Congressman, diplomat. Thompson was born in Pickensville on January 8, 1798, the son of Waddy Thompson, Sr., and Eliza Blackburn. When he was an infant his family moved to Greenville. He entered the sophomore class of South Carolina College in 1811, graduating in 1814. Admitted to the bar in 1819, Thompson established a lucrative legal practice in Greenville and engaged in planting. In 1819 Thompson married Emmala Elizabeth Butler, who died in 1848. In 1851 he wed Cornelia Jones. Thompson had two children by his first wife and one by his second.
Thompson represented Greenville District in the South Carolina House of Representatives from 1826 to 1829. A supporter of John C. Calhoun, he opposed the protective tariffs of 1824 and 1828 and was a proponent of the principle of nullification. As a nullifier in a Unionist district, Thompson did not seek reelection in 1830. The General Assembly elected Thompson solicitor of the western circuit in 1830 and brigadier general of the first brigade of militia in 1832. With nullification sentiment ascendant in the state, Thompson was elected as an anti-Jacksonian to the Twenty-fourth Congress in September 1835. Twice reelected, Thompson served in Congress until March 1841. He was instrumental in obtaining congressional recognition of Texas independence in 1837 and was an advocate of Texas statehood. Also in 1837, Thompson broke with Calhoun over his return to the Democratic Party and support of the subtreasury plan.
President John Tyler rewarded Thompson’s loyalty to the Whig Party by appointing him as minister to Mexico, where he served from 1842 to 1844. To facilitate his mission, Thompson learned Spanish, and although he recalled being initially “regarded with distrust and dislike” by Mexicans for his support of Texas, his ministry was a signal success. He established a rapport with Mexican president Santa Anna, negotiated the release of 300 Texan prisoners and saved 159 from execution, persuaded Mexico to permit American immigration to California, concluded some commercial agreements, and seriously attempted to negotiate the peaceful cession of California to the United States.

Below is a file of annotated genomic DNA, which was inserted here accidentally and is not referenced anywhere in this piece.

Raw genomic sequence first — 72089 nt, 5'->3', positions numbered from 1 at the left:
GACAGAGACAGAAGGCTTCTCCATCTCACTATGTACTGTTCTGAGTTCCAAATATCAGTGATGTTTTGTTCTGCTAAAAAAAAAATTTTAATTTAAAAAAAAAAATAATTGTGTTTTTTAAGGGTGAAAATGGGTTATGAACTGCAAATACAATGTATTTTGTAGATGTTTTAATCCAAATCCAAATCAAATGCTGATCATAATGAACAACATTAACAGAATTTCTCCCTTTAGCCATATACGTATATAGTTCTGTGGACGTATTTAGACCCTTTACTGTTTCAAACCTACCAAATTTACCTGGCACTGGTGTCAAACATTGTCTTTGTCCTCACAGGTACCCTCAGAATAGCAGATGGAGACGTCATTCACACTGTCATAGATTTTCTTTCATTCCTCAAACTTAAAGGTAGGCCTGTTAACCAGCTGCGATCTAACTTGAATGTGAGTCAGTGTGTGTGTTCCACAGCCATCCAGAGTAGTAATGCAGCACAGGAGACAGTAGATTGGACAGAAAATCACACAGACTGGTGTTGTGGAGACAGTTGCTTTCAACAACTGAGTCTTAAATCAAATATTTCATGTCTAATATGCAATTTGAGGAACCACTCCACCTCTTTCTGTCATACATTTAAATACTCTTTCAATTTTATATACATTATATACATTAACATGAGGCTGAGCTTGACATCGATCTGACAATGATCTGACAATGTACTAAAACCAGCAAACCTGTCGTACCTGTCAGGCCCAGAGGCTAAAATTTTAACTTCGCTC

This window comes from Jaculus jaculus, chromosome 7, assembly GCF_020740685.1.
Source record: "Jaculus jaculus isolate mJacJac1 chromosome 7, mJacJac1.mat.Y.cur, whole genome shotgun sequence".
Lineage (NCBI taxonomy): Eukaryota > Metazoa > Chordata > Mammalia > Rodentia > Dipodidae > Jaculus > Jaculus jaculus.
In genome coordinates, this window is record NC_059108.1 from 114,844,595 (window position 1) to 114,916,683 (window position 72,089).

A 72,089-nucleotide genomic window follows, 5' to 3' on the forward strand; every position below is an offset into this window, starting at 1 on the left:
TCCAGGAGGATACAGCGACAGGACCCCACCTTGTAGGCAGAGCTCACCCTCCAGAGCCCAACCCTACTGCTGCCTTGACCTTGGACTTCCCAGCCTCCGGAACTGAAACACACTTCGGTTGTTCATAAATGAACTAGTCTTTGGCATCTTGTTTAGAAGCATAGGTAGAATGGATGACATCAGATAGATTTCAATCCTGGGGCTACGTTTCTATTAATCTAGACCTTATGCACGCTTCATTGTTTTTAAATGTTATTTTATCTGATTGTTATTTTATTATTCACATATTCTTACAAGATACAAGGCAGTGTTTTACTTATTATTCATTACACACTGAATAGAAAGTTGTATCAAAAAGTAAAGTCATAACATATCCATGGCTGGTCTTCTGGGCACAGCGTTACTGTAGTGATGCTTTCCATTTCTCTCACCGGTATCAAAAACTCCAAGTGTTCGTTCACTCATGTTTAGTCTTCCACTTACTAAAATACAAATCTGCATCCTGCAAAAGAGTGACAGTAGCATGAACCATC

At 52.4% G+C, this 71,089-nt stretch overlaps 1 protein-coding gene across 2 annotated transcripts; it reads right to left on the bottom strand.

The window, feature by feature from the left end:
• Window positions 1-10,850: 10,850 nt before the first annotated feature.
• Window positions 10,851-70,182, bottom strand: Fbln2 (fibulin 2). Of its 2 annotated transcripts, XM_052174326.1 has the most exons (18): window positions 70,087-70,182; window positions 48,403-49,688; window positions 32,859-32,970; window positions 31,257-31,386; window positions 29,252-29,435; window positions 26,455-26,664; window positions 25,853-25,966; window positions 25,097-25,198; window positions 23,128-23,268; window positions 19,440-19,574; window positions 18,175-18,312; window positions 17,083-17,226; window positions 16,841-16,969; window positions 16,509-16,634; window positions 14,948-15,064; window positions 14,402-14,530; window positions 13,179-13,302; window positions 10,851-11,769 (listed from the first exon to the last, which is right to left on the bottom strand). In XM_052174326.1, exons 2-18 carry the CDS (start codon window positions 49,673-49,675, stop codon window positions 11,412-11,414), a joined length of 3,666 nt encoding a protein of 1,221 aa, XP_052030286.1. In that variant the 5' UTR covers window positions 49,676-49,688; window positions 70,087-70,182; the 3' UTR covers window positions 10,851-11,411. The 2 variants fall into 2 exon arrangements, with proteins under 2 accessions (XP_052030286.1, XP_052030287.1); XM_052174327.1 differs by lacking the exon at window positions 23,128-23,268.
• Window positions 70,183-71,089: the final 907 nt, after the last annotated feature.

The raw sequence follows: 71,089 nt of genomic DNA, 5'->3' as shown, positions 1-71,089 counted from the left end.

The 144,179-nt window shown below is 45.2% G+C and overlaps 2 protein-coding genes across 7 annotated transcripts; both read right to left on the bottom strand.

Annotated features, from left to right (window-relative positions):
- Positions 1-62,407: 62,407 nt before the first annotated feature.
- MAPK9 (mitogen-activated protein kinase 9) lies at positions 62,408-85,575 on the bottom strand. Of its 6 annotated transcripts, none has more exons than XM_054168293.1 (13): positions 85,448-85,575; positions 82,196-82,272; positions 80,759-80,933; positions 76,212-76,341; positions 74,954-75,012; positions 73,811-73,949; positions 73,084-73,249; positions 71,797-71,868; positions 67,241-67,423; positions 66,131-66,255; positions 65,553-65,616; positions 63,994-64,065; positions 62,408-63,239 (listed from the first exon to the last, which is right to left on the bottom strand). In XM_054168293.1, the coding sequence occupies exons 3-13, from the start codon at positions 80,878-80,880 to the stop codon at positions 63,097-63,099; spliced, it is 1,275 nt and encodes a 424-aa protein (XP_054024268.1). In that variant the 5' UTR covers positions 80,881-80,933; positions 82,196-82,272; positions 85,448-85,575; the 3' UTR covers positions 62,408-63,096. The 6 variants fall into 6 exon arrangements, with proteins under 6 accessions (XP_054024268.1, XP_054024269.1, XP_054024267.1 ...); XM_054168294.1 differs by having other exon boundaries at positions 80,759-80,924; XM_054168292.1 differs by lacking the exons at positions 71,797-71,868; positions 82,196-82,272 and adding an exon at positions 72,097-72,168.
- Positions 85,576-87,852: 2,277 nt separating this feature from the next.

After returning to Greenville, Thompson retired from public life. In 1846 Recollections of Mexico, Thompson’s valuable memoir of his ministry, was published. He opposed the Mexican War, which he judged “not only inexpedient, but unjust.” Conflicted about secession, he opposed unilateral action by South Carolina in 1850, and in 1852 he cofounded the Southern Patriot, a Unionist newspaper in Greenville. Thompson’s friend Benjamin F. Perry described him as “a man of rare talents, tact and energy of character.” In later years Thompson became a devotee of spiritualism and a participant in séances. In early 1867, with his Greenville property ruined as a result of the Civil War, Thompson moved to Madison, Florida, where he owned a cotton plantation, and served briefly in 1868 as a circuit solicitor general. Thompson died on November 23, 1868, while visiting Tallahassee, and was buried there in the churchyard of St. John’s Episcopal.
Lander, Ernest M., Jr. “General Waddy Thompson, a Friend of Mexico during the Mexican War.” South Carolina Historical Magazine 78 (January 1977): 32–42.
Thompson, Henry T. Waddy Thompson, Jr.: Member of Congress, 1835–41: Minister to Mexico, 1842–44. N.p., 1929.